Can the language you speak influence the way you save? Professor Keith Chen, behavioural economist at UCLA, has been looking at how speakers of different languages also save differently. Claire Labrum of Strictly Financial gives an overview of his thoughts and a link to his TED talk here.
Can the way you talk affect the way you save?
According to Keith Chen, behavioural economist at UCLA, it just might. His thesis is that the fundamental structure of the language we speak affects our financial behaviour, and that differences between languages are reflected in different financial behaviours among the people who speak them. It’s an interesting view, and he backs it up with numbers and specifics. We’ve summarised what he has to say below, and included a link to his TED Talk on the subject.
But first some background.
There are around 7000 languages in the world, each with different sounds, vocabularies and grammatical structures. Linguistics experts claim that the language we speak affects how we think about things. For example, many languages assign grammatical gender to objects, and this in itself can affect how we think about that object. Consider the word ‘bridge’. In Spanish this is grammatically masculine, and a Spanish speaker is likely to describe a bridge as ‘strong’ or ‘long’. The same object is grammatically feminine in German, and is more likely to be described as ‘beautiful’ or ‘elegant’.
These differences are fundamental to our culture and how we think and feel about things, and how we remember them. Take the example of an accident: an English speaker will say ‘he broke his arm, he broke the window, he crashed the car’. In other languages which do not apportion agency (or ‘blame’) in the same way the incident is described grammatically as ‘it broke or ‘it crashed’. This affects how we recall events – the English speaker is more likely to remember that ‘he’ did it (implying ‘fault’), whereas speakers of the other languages are more likely to recall that it was an accident.
The structure of the language also affects how, and how much, information is conveyed. In English it is relatively easy and quick to introduce someone to your uncle. However, saying the same thing in Mandarin Chinese is very different. The language forces you to include much more information – whether the uncle is an uncle by marriage or birth, mother or father’s side and if father’s, whether he is older or younger. This is obligatory – and so the speaker is forced to think about these things.
Is there a link between the structure of the language we speak and our propensity to save?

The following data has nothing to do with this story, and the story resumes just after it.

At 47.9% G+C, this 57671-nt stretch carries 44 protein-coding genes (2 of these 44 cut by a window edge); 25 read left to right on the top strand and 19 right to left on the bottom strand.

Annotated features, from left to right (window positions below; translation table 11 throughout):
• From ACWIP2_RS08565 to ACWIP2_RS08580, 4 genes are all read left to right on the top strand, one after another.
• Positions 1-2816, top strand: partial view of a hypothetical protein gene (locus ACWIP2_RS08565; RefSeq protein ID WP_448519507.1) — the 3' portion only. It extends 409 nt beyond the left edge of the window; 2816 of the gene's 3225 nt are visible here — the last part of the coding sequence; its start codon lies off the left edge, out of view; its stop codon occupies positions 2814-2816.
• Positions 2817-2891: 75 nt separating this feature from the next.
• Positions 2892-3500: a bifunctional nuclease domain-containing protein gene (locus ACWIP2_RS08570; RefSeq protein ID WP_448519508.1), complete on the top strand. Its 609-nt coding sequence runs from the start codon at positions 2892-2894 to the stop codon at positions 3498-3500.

Clearly language shapes the way we think about the world around us and forces people to speak and think about issues in different ways. And this extends to shaping how we behave when it comes to our financial behaviour.
We can see differences in financial attitudes between countries. Looking at the list of OECD countries – the richest and most industrialised countries in the world – there are huge differences in savings behaviour. Over the past 20 years, many OECD countries have seen private savings account for a quarter to a third of GDP. Luxemburg leads the way with over 40%. The USA and UK both lag well behind, saving just over 15%, with Greece trailing at 10%.
But to what extent are these differences in propensity to save influenced by the language we speak?
How and why does language affect this?
Professor Keith Chen, a behavioural economist at UCLA, has conducted work that suggests that the language you speak affects your attitude towards the future. He is about to publish a paper outlining his hypothesis and the evidence behind it, and recently reviewed these findings in a TED Talk.
First he looks at the grammatical underpinning of how people talk about time. Some languages refer to the future using specific forms of verbs like ‘will’ and ‘shall’, whereas others have no specific form of their verbs for future actions. For example, English requires you to give a lot of information in the verb about when an event happened – it rained yesterday, it is raining now, it will rain tomorrow. It is not grammatically correct to say ‘it rained tomorrow’. To describe the event, the speaker is forced to think about, and alter, how they convey the concept of time. English has a distinct grammatical marker that creates a conceptual partition between present and future time.